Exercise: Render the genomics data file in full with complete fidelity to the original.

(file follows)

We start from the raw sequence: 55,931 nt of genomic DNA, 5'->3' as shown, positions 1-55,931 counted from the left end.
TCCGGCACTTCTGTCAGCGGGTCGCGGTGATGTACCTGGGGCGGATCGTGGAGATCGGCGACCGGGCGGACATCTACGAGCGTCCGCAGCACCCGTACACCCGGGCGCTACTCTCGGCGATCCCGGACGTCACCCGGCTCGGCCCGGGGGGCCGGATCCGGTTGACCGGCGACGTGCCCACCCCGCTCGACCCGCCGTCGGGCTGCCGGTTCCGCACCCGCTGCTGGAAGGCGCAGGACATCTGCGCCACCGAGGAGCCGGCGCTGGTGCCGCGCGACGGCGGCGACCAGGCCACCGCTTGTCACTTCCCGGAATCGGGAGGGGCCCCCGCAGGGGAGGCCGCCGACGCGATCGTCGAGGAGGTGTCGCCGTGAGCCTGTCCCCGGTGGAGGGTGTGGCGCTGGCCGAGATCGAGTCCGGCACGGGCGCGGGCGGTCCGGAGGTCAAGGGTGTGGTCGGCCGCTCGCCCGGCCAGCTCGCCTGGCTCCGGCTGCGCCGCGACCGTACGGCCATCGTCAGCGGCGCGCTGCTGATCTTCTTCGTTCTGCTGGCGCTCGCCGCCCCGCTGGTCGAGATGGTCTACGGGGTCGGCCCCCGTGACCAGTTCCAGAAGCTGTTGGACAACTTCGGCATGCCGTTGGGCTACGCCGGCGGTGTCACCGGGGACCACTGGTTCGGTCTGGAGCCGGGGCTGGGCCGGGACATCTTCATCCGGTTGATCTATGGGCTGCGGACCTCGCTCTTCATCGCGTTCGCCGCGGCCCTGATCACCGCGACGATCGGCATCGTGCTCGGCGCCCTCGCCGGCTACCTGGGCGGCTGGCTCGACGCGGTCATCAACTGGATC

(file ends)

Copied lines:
We start from the raw sequence: 55,931 nt of genomic DNA, 5'->3' as shown, positions 1-55,931 counted from the left end.
TCCGGCACTTCTGTCAGCGGGTCGCGGTGATGTACCTGGGGCGGATCGTGGAGATCGGCGACCGGGCGGACATCTACGAGCGTCCGCAGCACCCGTACACCCGGGCGCTACTCTCGGCGATCCCGGACGTCACCCGGCTCGGCCCGGGGGGCCGGATCCGGTTGACCGGCGACGTGCCCACCCCGCTCGACCCGCCGTCGGGCTGCCGGTTCCGCACCCGCTGCTGGAAGGCGCAGGACATCTGCGCCACCGAGGAGCCGGCGCTGGTGCCGCGCGACGGCGGCGACCAGGCCACCGCTTGTCACTTCCCGGAATCGGGAGGGGCCCCCGCAGGGGAGGCCGCCGACGCGATCGTCGAGGAGGTGTCGCCGTGAGCCTGTCCCCGGTGGAGGGTGTGGCGCTGGCCGAGATCGAGTCCGGCACGGGCGCGGGCGGTCCGGAGGTCAAGGGTGTGGTCGGCCGCTCGCCCGGCCAGCTCGCCTGGCTCCGGCTGCGCCGCGACCGTACGGCCATCGTCAGCGGCGCGCTGCTGATCTTCTTCGTTCTGCTGGCGCTCGCCGCCCCGCTGGTCGAGATGGTCTACGGGGTCGGCCCCCGTGACCAGTTCCAGAAGCTGTTGGACAACTTCGGCATGCCGTTGGGCTACGCCGGCGGTGTCACCGGGGACCACTGGTTCGGTCTGGAGCCGGGGCTGGGCCGGGACATCTTCATCCGGTTGATCTATGGGCTGCGGACCTCGCTCTTCATCGCGTTCGCCGCGGCCCTGATCACCGCGACGATCGGCATCGTGCTCGGCGCCCTCGCCGGCTACCTGGGCGGCTGGCTCGACGCGGTCATCAACTGGATC